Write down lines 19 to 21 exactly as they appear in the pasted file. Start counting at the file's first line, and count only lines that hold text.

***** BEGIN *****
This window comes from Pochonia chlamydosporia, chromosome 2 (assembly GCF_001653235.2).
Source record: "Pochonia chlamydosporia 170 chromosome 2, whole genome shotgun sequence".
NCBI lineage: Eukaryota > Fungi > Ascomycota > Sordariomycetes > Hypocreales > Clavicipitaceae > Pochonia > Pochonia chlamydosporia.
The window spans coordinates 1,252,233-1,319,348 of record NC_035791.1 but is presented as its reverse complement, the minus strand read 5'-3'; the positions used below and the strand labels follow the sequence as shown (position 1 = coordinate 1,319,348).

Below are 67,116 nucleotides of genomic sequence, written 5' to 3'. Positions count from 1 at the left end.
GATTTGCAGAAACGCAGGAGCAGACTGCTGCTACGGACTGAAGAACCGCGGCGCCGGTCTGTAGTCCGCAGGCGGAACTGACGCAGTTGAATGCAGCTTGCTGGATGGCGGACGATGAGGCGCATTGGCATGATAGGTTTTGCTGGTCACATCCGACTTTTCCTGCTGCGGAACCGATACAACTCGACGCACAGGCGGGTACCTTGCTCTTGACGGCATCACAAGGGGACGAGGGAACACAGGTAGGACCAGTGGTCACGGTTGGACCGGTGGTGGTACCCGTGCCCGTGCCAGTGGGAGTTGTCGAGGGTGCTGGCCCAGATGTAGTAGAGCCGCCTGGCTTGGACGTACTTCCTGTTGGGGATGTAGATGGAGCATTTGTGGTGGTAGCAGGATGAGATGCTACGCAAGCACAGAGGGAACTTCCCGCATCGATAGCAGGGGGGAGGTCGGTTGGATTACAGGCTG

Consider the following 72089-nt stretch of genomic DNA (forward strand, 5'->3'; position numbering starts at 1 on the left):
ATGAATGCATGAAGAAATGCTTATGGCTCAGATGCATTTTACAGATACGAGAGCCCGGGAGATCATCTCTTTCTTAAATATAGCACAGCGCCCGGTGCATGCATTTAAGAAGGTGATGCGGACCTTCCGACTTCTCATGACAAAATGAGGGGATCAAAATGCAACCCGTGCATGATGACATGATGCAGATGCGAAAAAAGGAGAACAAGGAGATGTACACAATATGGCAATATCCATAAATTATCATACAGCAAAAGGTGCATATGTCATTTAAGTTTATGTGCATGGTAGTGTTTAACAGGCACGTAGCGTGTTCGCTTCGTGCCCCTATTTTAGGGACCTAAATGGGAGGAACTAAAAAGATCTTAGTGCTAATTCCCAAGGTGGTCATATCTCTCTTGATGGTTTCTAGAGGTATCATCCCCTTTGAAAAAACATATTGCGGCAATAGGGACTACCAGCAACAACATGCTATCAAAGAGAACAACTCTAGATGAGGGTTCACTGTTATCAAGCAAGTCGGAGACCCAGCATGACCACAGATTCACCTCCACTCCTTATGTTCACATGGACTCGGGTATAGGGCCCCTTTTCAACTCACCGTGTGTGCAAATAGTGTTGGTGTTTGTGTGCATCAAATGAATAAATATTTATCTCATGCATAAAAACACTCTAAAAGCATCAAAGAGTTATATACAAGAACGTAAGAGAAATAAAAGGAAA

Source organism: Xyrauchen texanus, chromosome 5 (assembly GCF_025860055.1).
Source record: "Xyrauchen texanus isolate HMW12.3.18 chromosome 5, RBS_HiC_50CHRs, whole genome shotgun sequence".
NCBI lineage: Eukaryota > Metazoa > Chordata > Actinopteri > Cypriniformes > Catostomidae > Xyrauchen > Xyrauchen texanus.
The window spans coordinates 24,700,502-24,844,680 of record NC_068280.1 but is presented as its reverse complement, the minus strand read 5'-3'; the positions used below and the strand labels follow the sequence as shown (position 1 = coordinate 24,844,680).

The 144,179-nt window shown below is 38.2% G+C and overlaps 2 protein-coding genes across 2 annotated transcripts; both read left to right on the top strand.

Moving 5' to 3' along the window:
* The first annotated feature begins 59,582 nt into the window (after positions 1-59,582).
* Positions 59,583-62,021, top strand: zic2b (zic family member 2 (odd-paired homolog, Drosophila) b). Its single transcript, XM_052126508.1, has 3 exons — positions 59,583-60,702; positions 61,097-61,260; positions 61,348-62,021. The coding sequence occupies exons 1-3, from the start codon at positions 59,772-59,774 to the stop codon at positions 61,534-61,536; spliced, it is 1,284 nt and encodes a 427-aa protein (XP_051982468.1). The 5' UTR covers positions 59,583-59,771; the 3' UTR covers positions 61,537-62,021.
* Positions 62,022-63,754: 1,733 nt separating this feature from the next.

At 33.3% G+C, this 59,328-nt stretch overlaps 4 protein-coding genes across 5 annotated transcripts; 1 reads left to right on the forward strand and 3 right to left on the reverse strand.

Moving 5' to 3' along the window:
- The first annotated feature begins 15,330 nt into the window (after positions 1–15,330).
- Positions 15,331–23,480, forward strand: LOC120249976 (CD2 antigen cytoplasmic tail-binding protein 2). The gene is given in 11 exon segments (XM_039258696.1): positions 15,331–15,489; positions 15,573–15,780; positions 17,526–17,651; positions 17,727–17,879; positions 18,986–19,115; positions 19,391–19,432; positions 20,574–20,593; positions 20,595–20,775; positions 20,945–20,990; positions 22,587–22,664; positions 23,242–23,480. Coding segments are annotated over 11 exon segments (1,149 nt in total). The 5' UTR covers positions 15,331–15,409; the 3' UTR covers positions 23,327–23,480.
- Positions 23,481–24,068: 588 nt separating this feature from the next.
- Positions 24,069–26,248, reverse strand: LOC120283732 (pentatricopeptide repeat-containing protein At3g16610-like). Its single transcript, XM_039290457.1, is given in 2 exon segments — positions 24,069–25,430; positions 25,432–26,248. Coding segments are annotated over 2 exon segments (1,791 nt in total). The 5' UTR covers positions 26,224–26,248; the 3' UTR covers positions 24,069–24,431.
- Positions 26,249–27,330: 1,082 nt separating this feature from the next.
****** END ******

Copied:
Moving 5' to 3' along the window:
- The first annotated feature begins 15,330 nt into the window (after positions 1–15,330).
- Positions 15,331–23,480, forward strand: LOC120249976 (CD2 antigen cytoplasmic tail-binding protein 2). The gene is given in 11 exon segments (XM_039258696.1): positions 15,331–15,489; positions 15,573–15,780; positions 17,526–17,651; positions 17,727–17,879; positions 18,986–19,115; positions 19,391–19,432; positions 20,574–20,593; positions 20,595–20,775; positions 20,945–20,990; positions 22,587–22,664; positions 23,242–23,480. Coding segments are annotated over 11 exon segments (1,149 nt in total). The 5' UTR covers positions 15,331–15,409; the 3' UTR covers positions 23,327–23,480.